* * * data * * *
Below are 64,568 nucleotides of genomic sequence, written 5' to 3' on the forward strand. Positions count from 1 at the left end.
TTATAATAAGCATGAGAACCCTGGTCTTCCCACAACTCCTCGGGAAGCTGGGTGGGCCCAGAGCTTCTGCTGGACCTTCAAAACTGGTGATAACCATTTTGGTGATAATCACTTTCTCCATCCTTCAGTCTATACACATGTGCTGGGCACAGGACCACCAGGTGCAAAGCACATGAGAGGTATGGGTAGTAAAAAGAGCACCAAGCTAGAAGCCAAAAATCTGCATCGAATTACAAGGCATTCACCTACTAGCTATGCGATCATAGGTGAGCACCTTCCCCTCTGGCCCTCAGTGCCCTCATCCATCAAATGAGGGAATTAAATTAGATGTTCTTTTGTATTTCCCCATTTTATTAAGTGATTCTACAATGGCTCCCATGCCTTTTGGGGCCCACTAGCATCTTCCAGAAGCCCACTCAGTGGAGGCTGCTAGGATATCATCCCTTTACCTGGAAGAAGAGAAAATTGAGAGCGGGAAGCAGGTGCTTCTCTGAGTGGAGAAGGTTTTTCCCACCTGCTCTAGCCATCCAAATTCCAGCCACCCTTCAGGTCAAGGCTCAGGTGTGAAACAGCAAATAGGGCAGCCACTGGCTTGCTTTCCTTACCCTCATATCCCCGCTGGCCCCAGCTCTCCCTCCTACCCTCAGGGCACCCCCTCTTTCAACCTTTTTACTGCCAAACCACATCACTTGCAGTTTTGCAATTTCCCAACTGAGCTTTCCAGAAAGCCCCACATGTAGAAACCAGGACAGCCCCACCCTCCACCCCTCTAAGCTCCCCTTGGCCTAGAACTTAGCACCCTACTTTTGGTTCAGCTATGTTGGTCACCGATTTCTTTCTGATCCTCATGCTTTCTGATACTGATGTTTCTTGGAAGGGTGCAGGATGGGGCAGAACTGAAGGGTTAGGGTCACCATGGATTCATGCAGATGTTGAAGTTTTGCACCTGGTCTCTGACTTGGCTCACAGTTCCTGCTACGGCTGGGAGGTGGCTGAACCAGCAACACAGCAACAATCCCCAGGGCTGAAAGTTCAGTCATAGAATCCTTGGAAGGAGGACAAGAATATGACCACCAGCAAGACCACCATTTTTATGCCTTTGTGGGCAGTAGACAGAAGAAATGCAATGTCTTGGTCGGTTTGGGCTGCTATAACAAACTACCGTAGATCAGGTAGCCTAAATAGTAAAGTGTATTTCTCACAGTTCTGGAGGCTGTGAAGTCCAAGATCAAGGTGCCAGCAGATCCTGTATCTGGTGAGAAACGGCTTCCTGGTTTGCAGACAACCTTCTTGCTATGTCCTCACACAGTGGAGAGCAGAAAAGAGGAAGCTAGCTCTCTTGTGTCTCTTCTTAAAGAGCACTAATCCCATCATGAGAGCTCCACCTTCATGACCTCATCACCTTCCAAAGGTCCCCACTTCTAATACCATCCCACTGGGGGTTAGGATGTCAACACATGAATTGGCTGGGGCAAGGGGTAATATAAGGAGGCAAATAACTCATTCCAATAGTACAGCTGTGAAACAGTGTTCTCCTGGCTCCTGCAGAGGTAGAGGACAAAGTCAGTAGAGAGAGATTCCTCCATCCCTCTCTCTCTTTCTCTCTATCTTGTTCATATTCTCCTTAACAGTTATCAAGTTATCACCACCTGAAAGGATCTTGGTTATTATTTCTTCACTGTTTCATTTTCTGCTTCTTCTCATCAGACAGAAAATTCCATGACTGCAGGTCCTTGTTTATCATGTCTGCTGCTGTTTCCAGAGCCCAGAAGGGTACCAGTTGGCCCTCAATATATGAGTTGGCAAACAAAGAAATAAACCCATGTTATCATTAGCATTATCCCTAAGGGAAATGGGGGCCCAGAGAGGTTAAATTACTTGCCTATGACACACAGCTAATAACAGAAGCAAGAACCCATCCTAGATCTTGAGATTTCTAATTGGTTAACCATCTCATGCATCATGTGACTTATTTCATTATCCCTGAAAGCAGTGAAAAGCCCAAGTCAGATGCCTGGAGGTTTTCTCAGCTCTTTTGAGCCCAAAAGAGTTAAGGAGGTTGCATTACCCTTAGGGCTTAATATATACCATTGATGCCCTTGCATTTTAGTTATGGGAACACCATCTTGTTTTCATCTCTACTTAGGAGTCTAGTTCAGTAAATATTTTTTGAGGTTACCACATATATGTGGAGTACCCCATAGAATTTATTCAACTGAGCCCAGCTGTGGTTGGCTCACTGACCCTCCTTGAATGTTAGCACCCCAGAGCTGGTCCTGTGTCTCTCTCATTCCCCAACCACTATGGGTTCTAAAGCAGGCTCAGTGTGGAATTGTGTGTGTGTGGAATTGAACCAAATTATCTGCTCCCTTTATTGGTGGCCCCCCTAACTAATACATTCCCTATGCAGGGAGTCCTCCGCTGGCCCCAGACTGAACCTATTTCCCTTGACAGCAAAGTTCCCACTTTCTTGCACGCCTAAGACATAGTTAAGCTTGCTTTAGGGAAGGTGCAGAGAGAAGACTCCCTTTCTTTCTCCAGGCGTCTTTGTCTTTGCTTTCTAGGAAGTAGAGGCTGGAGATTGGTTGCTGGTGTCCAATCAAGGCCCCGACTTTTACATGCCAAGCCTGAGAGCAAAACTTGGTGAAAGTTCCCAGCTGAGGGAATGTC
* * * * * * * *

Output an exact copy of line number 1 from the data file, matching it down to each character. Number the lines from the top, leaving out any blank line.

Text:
Below are 64,568 nucleotides of genomic sequence, written 5' to 3' on the forward strand. Positions count from 1 at the left end.